The Payment Card Industry Data Security Standard (PCI DSS) version 3.1 was released in April 2015. Yet, many organizations are still not compliant with the PCI DSS version 3.0, which went into effect on January 1, 2015. Both versions introduced new requirements for cryptographic keys and digital certificates. While businesses may have a variety of reasons for not meeting the compliance requirements pertaining to keys and certificates, it certainly isn’t because the dangers have subsided. In fact, they’re on the rise.
In a recent Poneman Institute report, 100% of the organizations surveyed said they responded to attacks using keys and certificates within the last 2 years. In response to the growing threat, the Payment Card Industry Security Standards Council (PCI SSC) has introduced stringent rules governing the security and management of keys and certificates.
PCI DSS v. 3.1
Just months after PCI DSS v3.0 went into effect, the new PCI DSS v3.1 was released requiring that SSL and early versions of TLS be replaced to prevent man-in-the-attacks like POODLE. Organizations are no longer allowed to use SSL or early TLS with new systems, but have until June 30, 2016 to transition existing ones. This new mandate impacts the PCI DSS requirements that address encryption used to protect card holder data and requires an enterprise-wide transition to TLS version 1.1 and higher on in-scope systems. The process for migration to TLS 1.1 and higher can be summarized in two steps:
Step 1: Search and Triage
Find online applications. Can be performed by scanning network ranges on known ports.
Find applications that operate intermittingly. Can require searching systems for cryptographic keys and digital certificates and mapping back to applications.
Once applications and how cardholder data is processed are known, risk can be established and migration for specific applications can be prioritized.
Step 2: Migration
Migrating to TLS 1.1 and higher will require at least updating the configuration of affected applications. It may also require updating the application to a version that operates only with TLS 1.1 and 1.2.
As migration proceeds, teams should update scans to validate migration. These scans demonstrate progress and compliance, showing SSL, early TLS, and TLS 1.1 and higher usage.
PCI DSS v. 3.0
However, most organizations still need to address the new key and certificate requirements in PCI DSS v3.0 as well. Here are the top regulations with a description of the impact to your organization’s security resources:
New requirement 2.4: Maintain an inventory of all in-scope system components.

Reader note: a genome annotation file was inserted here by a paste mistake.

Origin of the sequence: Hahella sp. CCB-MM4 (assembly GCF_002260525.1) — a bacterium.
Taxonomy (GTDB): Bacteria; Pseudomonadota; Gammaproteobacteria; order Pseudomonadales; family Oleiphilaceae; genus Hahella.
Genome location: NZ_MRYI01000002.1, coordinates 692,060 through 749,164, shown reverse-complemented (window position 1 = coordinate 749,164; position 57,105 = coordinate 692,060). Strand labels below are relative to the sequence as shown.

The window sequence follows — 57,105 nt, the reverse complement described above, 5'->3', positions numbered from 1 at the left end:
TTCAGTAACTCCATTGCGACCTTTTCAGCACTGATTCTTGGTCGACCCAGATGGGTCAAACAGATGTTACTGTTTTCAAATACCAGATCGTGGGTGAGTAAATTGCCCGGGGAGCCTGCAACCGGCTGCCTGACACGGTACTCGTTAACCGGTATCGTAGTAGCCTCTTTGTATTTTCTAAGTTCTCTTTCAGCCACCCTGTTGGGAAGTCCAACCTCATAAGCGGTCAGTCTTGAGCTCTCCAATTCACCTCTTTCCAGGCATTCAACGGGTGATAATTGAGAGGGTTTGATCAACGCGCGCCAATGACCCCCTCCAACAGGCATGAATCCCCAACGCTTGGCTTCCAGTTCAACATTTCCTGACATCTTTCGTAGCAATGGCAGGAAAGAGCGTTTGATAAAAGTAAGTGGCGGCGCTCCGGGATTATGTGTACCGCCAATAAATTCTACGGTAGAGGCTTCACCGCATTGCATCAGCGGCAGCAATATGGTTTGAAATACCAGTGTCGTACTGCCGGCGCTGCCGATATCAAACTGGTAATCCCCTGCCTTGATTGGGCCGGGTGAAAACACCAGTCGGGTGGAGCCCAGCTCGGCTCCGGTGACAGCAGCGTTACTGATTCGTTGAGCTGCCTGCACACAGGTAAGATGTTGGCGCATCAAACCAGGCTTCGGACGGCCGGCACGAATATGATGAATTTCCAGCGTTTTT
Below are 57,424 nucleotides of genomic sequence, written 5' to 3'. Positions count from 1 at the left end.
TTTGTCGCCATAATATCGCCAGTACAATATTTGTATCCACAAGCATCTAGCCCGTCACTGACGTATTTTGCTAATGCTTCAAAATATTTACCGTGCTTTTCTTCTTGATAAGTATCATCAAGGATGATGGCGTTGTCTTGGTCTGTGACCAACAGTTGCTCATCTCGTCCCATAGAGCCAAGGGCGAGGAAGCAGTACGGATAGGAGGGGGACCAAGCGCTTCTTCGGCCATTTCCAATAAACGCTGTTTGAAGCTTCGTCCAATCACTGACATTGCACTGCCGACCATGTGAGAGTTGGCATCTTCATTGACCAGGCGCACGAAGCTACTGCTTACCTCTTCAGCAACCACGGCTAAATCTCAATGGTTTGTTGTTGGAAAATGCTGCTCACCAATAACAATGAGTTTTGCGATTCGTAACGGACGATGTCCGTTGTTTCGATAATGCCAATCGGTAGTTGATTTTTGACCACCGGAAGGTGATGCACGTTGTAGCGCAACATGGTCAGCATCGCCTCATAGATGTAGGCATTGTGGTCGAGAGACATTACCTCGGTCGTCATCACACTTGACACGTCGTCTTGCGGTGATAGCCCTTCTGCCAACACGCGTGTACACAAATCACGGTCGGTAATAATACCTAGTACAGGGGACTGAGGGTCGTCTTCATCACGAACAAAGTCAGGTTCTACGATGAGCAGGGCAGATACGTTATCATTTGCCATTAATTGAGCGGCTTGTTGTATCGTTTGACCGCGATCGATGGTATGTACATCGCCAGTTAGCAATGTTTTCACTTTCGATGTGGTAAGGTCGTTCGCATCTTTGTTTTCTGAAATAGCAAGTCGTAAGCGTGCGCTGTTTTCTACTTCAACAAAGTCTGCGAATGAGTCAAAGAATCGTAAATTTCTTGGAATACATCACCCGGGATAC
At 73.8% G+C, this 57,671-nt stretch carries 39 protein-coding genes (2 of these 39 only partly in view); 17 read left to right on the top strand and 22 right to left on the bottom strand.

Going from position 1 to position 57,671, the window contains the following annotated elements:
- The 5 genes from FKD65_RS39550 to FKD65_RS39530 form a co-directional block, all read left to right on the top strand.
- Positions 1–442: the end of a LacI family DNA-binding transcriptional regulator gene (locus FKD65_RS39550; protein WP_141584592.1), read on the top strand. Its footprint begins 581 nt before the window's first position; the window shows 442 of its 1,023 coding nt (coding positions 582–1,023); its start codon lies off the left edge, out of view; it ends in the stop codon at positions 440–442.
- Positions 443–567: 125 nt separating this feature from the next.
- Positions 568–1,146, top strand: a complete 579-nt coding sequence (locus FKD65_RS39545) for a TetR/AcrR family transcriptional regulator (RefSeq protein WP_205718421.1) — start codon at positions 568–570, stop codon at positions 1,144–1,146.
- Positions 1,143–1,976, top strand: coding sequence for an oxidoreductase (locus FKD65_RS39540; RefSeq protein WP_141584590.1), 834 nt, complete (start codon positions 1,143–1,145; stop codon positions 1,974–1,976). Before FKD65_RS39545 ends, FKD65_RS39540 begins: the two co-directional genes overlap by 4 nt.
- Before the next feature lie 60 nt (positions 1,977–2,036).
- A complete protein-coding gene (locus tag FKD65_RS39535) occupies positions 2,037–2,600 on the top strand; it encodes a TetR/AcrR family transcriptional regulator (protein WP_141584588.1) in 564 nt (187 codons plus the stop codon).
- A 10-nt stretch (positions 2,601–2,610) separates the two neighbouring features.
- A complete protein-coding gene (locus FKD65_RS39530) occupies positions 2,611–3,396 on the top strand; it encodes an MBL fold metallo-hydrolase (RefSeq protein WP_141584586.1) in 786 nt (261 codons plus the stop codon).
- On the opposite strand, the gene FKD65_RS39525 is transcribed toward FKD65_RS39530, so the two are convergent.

This includes all in-scope keys and certificates. But research by the Ponemon Institute shows that 54% of organizations don’t know where all of their keys and certificates are located, who owns them, or how they are used. On average, an enterprise has over 23,000 certificates floating around their network. Hunting down lost keys and certificates can be a long, painful, manual process.
Revised requirement 5 and new requirement 5.1.2: Protect all systems against malware and review periodically to see if protection has become necessary.
PCI SSC wants to stress that even systems not commonly impacted by malware should be periodically assessed to determine if protection has become necessary. Organizations may view keys and certificates as uncommonly impacted by malware, but in truth, keys and certificates have become the attack method of choice. There has been a 700% growth in certificate-enabled malware from 2012 to 2015 according to Intel Security. Without first knowing where your certificates are located, it becomes impossible to protect them from misuse. A centralized platform, inventory, policy enforcement, continuous monitoring, and automated management are needed to keep keys and certificates secure.
New requirement 8.6: Certificates for authentication must be assigned to an individual account, not shared.
Certificates enable strong authentication and PCI SSC wants to ensure their use and access are restricted. This regulation requires that organizations have strict usage policies in place to prevent the ambiguity of overlapping ownership and use.
Business as Usual (BaU) Processes: Security controls for compliance should also be part of the BAU security strategy.
This is the PCI SSC’s way of ensuring that organizations maintain compliance on an ongoing basis. For keys and certificates, this requires that organizations adopt a centralized management and security platform with automated, ongoing monitoring and policy enforcement. Unfortunately, many organizations use legacy, error-prone, manual approaches or home grown scripts that make it difficult, if not impossible, to meet the new PCI DSS requirements governing visibility and security over keys and certificates—at best eating up weeks of time and taking significant resources.
Learn how Venafi is designed to make meeting the new PCI DSS requirements for keys and certificates easy at Venafi.com/PCI.
Last year, Securing Cryptographic Keys and Digital Certificates was a PCI SSC 2015 Special Interest Group (SIG) Finalist. This topic was not selected for 2015, but has been resubmitted for consideration as a 2016 PCI SSC SIG. Want key and certificate security as a PCI SIG? Let the PCI SSC know you’re interested! And drop me a comment if you’d like to participate.